One of the most disturbing things about the 2006 Environmental Study Report on the Wellington Street Extension is the thinness of its traffic justifications. And we haven’t been provided with any more up-to-date traffic data. Before we leap into this very costly venture, or its even more expensive cousin the Third Crossing, we definitely need to have traffic count information along with information about the origins and destinations of the trips.
In addition to the bare traffic counts, the questions below could be addressed to people crossing the river either on the 401 or the causeway, or to those coming south on Division, Montreal, or Rideau:
•What is their destination?
•How often do they make this trip?
•Do they use Montreal/Rideau Streets?
•Would they use an extended Wellington Street instead?
•Would they use the 3rd crossing if built?
•Would that change their route?
•If yes, how?
•Do they pay for parking at their destination? How much per trip?
•What sort of public transit might be attractive or practical to them?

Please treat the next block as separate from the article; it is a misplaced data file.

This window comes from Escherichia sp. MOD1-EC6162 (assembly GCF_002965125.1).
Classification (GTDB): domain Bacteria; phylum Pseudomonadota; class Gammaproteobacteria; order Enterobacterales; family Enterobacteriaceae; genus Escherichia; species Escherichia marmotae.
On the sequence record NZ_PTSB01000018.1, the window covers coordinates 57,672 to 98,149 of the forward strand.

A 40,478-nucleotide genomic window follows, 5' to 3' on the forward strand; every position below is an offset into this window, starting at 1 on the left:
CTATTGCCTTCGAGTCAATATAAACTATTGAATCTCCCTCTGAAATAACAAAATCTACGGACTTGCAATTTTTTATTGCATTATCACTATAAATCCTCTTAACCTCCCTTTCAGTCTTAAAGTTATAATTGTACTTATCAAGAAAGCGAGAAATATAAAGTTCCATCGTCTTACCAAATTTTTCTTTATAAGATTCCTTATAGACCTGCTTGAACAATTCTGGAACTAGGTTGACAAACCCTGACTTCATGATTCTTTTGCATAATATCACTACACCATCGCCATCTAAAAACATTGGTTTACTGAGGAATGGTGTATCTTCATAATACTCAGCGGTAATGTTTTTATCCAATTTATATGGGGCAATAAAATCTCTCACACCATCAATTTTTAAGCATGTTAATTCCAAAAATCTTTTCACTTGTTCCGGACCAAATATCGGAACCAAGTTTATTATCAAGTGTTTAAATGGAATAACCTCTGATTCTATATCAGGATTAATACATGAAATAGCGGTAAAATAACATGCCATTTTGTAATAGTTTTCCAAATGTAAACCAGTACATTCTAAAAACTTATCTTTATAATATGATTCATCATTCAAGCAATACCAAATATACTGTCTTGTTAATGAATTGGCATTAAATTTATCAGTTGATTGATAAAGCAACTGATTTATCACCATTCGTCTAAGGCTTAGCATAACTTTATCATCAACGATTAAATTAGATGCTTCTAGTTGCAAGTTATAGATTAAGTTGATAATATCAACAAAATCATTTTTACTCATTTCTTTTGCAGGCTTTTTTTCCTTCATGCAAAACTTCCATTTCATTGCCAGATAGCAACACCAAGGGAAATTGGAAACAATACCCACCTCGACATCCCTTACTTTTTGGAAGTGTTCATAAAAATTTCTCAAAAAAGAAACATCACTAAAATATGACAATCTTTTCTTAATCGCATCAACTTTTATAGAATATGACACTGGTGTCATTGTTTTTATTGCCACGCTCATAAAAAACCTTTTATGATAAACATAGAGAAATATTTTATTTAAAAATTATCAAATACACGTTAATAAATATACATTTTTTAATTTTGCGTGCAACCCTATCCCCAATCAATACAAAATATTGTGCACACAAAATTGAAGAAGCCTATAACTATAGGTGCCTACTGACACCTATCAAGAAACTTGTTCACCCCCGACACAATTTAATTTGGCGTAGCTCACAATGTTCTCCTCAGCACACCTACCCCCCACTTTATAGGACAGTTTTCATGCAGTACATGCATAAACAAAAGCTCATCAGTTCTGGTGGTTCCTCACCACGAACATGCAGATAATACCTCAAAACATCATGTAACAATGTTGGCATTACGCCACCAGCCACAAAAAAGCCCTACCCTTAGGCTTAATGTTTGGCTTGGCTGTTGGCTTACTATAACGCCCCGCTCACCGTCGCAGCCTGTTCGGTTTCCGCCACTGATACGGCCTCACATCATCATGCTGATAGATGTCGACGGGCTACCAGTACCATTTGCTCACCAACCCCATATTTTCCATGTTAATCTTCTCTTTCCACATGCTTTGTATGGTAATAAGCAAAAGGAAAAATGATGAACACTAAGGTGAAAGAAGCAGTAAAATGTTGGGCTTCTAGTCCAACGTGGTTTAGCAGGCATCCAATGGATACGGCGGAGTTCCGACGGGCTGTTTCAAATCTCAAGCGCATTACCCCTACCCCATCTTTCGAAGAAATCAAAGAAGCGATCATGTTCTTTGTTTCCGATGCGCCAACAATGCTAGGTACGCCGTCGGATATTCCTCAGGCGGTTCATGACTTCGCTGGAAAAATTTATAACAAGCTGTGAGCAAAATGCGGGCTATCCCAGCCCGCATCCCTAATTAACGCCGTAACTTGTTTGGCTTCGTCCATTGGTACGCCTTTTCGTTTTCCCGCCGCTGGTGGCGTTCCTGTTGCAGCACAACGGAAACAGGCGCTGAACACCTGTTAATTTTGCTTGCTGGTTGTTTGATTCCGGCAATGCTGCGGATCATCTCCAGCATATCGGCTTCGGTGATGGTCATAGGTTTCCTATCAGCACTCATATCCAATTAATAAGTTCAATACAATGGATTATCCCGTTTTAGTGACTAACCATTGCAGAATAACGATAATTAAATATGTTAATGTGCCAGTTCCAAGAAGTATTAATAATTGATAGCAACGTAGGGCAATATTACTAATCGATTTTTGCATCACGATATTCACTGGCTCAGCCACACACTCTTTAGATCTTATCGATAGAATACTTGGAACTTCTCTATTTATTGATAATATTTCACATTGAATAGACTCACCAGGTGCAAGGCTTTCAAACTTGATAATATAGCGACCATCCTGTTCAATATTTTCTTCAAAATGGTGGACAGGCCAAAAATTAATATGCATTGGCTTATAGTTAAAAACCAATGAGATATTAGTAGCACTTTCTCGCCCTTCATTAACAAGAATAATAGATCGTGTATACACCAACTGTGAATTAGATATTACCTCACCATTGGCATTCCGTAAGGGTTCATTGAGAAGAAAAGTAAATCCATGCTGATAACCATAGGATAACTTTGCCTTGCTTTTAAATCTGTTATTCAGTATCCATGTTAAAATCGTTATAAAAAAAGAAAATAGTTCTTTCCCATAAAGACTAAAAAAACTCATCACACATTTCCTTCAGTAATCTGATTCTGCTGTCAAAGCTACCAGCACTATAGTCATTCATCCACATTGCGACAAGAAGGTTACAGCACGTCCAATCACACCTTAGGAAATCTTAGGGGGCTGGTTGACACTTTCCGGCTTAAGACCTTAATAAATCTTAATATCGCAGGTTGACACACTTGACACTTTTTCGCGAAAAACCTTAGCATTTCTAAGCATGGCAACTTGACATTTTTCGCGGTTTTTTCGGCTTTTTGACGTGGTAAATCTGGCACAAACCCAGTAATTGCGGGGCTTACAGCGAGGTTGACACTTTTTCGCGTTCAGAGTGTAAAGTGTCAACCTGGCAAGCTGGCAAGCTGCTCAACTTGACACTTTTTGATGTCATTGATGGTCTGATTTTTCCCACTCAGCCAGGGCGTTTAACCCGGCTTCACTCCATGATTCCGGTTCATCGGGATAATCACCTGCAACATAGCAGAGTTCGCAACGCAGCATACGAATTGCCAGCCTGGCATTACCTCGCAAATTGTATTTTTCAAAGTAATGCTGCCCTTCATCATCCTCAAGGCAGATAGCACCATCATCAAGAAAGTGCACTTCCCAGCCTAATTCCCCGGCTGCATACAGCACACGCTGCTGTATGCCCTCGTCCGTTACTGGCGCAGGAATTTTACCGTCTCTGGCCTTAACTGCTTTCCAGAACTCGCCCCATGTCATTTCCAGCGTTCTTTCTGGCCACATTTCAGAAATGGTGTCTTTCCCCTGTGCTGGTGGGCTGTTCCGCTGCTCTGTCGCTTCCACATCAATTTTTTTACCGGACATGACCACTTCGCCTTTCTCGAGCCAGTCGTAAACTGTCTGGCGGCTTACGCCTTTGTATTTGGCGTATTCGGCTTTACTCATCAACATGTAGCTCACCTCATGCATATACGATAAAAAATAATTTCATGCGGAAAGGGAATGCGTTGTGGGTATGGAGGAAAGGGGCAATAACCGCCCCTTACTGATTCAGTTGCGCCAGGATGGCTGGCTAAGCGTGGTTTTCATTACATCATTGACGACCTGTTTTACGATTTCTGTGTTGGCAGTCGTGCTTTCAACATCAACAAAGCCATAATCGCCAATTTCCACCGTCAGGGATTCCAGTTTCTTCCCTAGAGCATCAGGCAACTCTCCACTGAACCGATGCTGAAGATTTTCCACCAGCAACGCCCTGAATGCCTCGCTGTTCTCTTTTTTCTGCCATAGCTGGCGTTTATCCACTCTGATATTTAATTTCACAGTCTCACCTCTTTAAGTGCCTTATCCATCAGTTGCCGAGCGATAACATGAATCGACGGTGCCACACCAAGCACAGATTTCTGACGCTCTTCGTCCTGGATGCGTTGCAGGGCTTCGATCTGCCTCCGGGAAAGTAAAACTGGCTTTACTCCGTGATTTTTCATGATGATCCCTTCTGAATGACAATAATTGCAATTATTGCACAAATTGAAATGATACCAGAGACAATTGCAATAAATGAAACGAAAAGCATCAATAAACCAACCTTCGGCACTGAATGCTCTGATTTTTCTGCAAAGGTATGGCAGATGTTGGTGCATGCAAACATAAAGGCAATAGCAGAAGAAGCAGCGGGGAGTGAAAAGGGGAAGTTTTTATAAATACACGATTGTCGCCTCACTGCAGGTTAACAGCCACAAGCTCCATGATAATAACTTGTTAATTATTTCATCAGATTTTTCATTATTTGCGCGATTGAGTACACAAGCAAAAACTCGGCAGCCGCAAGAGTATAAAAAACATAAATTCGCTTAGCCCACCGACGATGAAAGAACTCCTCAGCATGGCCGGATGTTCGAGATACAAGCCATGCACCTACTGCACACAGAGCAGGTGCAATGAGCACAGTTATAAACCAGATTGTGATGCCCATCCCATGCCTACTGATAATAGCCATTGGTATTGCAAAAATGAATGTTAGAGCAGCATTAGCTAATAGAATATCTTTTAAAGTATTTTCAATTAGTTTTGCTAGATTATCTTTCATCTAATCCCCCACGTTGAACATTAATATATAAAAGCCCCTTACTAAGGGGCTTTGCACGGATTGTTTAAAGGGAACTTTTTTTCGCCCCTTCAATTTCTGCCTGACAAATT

•If X or Y type of park and ride, ride share, bike paths, or public transit were available, at Z cost to them, would they use it?
The idea is to do a study of what alternatives people actually have or would use. For example, many people choose to live to the north in South Frontenac where housing costs and taxes are lower, but they work in Kingston. They may use Montreal and Division and Sir John A Blvd and the Sydenham Road to get downtown. They might possibly benefit from another north/south arterial. But shouldn’t we try park and rides in Glenburnie and Elginburg first? And how could we set those up in ways that really make them handy for people? To plan out transportation strategies, we can’t just count cars: we have to understand people’s real circumstances, and have them consider real alternatives, most of them far cheaper than the bridge and road-building envisioned so far.
— Mike Cole-Hamilton